firstoctet = ParseInt(octects[0]);

Now, the variable "firstoctet" will contain the number 192, not the string "192". This new variable can use any type of math function, greater/less than compares, etc.
These are just a few example – If you can think of something you need to do, it’s probably possible to do it. Need to block all “.pif” files? Use the url.length-3 as the beginning of your url.substring and url.length as the end of it – Is the substring “pif”? If so, send it to a loopback address, like a spyware block. Don’t be afraid to dig in and experiment.

It is, of course, important to add the standard caveat – Assume that you’re going to get hit by a bus tomorrow. Make sure that someone else can support your PAC file. Document it, add appropriate comments, etc. and follow the golden rule - Keep It Simple and Supportable! A PAC file is not the place to be writing obfuscated JavaScript!

Proxy Load Balancing within a PAC File

Many organizations have multiple proxy servers in the same location without a hardware load balancer to distribute traffic. This section provides a method to load balance traffic between two proxies by looking at the last octect of the users' IP address. Addresses with even numbers go to one proxy, addresses with odd numbers go to another. This includes failover, should one proxy become non-responsive. PAC-file based proxy failover can have it's challenges (as noted in the Lessons Learned section) but is perfectly acceptable to use here.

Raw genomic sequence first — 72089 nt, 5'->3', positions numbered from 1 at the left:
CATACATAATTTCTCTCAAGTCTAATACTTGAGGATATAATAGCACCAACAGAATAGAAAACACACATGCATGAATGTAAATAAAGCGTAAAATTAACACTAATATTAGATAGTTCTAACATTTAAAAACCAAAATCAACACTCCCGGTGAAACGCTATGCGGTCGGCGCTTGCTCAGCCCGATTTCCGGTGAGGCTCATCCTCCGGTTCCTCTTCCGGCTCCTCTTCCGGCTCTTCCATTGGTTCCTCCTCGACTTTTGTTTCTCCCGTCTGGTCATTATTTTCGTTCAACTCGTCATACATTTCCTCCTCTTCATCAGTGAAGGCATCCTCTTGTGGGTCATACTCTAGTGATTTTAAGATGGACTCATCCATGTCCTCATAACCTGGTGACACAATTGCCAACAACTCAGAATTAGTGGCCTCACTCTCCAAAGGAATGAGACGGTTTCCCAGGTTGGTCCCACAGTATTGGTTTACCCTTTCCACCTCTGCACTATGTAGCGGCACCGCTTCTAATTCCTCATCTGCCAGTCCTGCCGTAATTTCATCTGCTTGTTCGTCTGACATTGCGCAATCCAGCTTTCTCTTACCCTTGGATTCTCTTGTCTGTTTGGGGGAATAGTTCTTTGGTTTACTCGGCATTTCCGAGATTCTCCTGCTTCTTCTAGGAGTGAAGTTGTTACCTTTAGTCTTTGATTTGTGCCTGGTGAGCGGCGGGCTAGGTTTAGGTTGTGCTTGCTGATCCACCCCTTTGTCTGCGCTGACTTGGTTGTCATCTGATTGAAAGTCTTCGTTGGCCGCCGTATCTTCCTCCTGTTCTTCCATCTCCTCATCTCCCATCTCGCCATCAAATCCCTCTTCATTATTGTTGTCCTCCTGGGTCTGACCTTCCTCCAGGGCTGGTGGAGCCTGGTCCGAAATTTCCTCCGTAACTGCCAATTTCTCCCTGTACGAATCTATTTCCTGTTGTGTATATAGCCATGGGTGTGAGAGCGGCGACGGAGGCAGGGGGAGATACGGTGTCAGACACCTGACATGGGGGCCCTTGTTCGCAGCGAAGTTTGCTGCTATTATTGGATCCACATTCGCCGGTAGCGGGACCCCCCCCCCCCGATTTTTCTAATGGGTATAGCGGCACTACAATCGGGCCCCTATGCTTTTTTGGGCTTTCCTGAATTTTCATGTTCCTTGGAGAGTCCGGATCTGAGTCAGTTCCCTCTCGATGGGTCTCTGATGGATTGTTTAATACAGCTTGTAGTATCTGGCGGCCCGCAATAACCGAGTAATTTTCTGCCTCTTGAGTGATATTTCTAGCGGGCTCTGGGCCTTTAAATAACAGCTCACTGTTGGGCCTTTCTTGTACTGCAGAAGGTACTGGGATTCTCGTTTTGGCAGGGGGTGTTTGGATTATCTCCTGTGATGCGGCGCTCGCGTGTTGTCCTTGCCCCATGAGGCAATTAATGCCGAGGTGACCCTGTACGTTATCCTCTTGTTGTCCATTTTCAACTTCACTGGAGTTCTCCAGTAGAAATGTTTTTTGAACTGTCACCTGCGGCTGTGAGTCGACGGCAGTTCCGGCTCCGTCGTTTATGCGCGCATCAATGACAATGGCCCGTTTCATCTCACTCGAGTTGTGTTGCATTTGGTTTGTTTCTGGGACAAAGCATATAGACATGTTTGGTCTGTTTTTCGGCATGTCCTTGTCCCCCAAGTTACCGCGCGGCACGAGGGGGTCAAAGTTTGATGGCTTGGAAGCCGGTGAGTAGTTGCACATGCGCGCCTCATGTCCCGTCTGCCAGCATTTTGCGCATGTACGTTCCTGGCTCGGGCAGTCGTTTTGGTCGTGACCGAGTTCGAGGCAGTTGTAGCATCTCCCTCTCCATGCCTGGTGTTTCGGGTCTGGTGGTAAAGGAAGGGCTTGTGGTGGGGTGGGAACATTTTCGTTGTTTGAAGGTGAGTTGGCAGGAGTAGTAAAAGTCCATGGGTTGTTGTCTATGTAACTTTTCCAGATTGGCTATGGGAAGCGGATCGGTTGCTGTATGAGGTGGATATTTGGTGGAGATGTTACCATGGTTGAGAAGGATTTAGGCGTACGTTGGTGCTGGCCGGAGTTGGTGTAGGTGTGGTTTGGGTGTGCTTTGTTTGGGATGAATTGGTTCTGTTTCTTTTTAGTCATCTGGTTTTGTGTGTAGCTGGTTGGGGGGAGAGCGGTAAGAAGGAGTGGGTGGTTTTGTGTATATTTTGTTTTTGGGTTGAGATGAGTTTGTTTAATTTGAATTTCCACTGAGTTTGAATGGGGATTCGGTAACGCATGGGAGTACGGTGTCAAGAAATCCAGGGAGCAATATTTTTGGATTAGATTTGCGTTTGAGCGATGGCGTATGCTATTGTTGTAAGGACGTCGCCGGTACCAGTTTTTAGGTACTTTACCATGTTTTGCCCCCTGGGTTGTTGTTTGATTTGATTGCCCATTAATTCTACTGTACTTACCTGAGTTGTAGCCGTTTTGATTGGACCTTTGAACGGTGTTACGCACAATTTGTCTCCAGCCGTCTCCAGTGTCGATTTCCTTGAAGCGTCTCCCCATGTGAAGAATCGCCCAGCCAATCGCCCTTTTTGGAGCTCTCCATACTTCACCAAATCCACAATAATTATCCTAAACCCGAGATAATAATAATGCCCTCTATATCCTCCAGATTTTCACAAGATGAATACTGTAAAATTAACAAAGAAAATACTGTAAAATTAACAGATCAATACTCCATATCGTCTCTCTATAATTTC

This section is based on a document by a Novell BorderManager guru named Shawn Pond and is used with his permission. It is simple, logical and easy to implement. His original document can be found at www.novell.com/coolsolutions/feature/7949.html.

First, the PAC file code:

// Find the 4th octet
var myip=myIpAddress()
var ipbits=myip.split(".")
var myseg=parseInt(ipbits[3])